Minimalism was never quite the right thing to call Terry Riley’s music. His first major work, In C, written in 1964 and usually considered the starting point for minimalism, is anything but minimalist—it’s a gigantic ensemble piece made up of 53 short, repeating phrases that overlap and loop in and out of each over the course of a performance, which can last a few minutes or a few hours, depending on who’s playing it and how. Riley’s notes offer only a few guidelines for how each part is to be played. It’s a repetitive piece, but its effect comes from the layers of interlocking parts that get stacked on top of each other, often in unexpected and unpredictable ways, during the repetition. It’s a massive piece of music.
All of the major composers who have been called minimalists—Riley, Philip Glass, Steve Reich—have bristled at the term. But while Glass and Reich, enmeshed in New York’s downtown art scene in the 1970s, perfected a slick, sleek, urban model of composition that somewhat matched the label, Riley’s been the form’s wild-eyed hippie mystic guru. As minimalism moved east, he stayed in California. When Glass and Reich were composing dense, academic pieces, Riley was holding all-night concerts featuring harmonium, saxophone, and tape loops. His work immediately after In C, informed by John Coltrane and the music of Morocco, was on a grand scale: the 18-minute recording of his psychedelic synthesizer vamp A Rainbow in Curved Air, from 1967, and the gargantuan double-disc Persian Surgery Dervishes, two drastically contrasting performances of the same concert piece, from 1971 and ’72.
Riley’s key contribution to American music, more than the introduction of small, repeated phrases that were the building blocks of minimalism, is the spirit of openness and searching that fills his work. Riley’s first major influence was La Monte Young, whose interest in long tones, extended performances, and open-ended composition set the stage for minimalism in the early 1960s. Through Young, Riley met his second great influence, the Indian singer and teacher Pandit Pran Nath, with whom he had a profound relationship for more than 20 years. From both, Riley seemed to learn that technique is a tool, that composition and notation are only guides to performance, and that music’s ultimate ends lie somewhere between the instrument, the performer, and the audience.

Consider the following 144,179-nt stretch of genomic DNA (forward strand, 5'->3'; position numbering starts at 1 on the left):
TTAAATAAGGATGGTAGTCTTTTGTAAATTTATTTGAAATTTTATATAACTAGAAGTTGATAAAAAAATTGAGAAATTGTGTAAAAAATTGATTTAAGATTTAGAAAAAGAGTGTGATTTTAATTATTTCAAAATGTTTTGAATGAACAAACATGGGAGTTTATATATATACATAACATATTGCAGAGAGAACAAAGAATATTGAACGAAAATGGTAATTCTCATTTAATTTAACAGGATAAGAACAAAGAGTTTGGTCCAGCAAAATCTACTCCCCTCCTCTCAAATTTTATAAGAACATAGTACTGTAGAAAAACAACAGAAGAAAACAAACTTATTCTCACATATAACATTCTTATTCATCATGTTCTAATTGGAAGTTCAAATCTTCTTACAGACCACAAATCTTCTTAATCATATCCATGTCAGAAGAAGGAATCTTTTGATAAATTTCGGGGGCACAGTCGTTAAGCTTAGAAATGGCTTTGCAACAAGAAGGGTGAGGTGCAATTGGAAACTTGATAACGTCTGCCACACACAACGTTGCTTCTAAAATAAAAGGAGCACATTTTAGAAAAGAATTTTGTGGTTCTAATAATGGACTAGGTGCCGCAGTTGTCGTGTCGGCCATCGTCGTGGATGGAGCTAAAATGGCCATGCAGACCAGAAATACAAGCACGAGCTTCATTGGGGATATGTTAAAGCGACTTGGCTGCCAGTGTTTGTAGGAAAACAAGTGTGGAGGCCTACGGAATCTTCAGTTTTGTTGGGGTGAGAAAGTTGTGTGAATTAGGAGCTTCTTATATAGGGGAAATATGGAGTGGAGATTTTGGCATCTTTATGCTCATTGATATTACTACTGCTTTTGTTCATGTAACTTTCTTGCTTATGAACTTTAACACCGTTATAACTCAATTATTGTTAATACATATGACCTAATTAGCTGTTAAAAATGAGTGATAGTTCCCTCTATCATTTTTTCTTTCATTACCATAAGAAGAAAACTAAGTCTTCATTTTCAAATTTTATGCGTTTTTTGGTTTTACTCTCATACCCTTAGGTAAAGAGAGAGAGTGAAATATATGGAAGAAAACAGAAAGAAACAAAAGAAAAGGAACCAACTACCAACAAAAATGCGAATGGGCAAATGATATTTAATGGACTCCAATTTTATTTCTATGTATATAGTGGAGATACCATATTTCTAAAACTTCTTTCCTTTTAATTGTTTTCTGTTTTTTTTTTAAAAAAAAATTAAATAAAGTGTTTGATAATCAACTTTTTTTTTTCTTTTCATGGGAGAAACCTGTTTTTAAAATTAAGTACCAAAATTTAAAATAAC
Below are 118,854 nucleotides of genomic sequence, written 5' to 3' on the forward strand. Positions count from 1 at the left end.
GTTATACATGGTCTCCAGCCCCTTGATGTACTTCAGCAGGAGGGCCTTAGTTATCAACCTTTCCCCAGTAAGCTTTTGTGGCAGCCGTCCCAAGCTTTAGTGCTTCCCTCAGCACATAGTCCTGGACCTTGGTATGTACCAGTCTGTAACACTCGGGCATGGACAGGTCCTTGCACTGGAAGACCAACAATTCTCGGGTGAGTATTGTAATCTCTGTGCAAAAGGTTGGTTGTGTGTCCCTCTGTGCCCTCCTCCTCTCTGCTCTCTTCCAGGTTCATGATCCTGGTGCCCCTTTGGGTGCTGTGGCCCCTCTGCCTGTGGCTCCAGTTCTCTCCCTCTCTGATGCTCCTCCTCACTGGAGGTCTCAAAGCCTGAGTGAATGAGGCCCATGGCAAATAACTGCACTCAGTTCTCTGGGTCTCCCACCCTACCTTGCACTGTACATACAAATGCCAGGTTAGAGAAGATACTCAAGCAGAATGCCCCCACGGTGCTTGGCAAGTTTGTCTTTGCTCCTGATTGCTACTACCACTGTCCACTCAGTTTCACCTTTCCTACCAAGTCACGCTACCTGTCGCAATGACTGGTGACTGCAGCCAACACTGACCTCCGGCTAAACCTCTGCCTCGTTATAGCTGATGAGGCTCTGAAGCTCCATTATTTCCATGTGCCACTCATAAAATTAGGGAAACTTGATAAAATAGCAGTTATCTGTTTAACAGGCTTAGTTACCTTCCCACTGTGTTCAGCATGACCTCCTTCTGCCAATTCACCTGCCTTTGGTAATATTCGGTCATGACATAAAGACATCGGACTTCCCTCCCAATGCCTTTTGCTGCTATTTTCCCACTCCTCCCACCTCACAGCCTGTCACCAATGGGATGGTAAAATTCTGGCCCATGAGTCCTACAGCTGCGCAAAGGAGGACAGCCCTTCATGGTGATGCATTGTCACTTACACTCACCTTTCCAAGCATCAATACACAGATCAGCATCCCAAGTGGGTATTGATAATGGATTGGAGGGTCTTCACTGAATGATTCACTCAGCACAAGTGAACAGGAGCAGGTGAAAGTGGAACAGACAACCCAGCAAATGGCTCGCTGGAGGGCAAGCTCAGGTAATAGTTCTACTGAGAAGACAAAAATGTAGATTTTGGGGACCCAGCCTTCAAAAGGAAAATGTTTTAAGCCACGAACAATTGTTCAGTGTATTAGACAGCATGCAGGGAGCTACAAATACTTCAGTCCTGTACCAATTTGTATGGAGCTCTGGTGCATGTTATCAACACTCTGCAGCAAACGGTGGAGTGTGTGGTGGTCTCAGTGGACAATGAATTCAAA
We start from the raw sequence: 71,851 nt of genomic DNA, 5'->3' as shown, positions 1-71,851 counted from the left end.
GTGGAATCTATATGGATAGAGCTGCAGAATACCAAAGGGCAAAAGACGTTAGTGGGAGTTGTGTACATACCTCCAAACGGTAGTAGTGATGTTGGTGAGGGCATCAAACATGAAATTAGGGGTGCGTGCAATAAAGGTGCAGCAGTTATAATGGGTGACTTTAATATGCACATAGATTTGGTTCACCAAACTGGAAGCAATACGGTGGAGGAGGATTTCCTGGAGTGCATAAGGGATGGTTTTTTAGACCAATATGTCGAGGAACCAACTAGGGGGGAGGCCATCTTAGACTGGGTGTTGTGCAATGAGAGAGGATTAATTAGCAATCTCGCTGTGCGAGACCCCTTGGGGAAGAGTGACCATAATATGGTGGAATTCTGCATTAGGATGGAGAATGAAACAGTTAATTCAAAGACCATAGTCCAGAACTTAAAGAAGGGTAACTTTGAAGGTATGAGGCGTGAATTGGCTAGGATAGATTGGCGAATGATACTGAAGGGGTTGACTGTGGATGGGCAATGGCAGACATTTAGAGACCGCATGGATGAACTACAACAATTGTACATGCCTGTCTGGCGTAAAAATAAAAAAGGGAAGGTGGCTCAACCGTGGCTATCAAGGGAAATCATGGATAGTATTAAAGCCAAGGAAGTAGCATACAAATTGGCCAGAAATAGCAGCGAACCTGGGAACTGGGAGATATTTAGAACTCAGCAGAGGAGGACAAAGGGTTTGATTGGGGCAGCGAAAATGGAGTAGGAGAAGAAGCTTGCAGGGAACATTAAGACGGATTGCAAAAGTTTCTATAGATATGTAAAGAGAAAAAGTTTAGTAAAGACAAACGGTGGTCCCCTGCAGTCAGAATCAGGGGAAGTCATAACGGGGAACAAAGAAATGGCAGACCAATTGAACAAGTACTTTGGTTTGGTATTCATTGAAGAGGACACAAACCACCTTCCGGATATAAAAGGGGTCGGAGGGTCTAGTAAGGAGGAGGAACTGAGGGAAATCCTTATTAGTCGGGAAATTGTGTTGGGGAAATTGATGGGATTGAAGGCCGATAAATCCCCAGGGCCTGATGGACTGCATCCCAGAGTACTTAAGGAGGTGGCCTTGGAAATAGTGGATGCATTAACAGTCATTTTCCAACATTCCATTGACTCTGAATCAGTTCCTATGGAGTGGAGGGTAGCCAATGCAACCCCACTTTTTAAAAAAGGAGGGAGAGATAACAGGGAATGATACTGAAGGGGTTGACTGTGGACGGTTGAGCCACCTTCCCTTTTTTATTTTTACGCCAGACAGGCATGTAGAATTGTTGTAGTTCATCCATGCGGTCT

“To me a musician really has a chance to create magic whenever he’s playing, and I find it really rare and inspiring to play for people,” he told the journalist Robert Palmer in a 1975 interview for Down Beat magazine. “Sure, I want to create a kind of hypnotic effect on the public. I want to create a kind of concentration on a musical idea so that people can go inside themselves and comfortably follow the development, until they slowly rise up and disappear into the clouds.”
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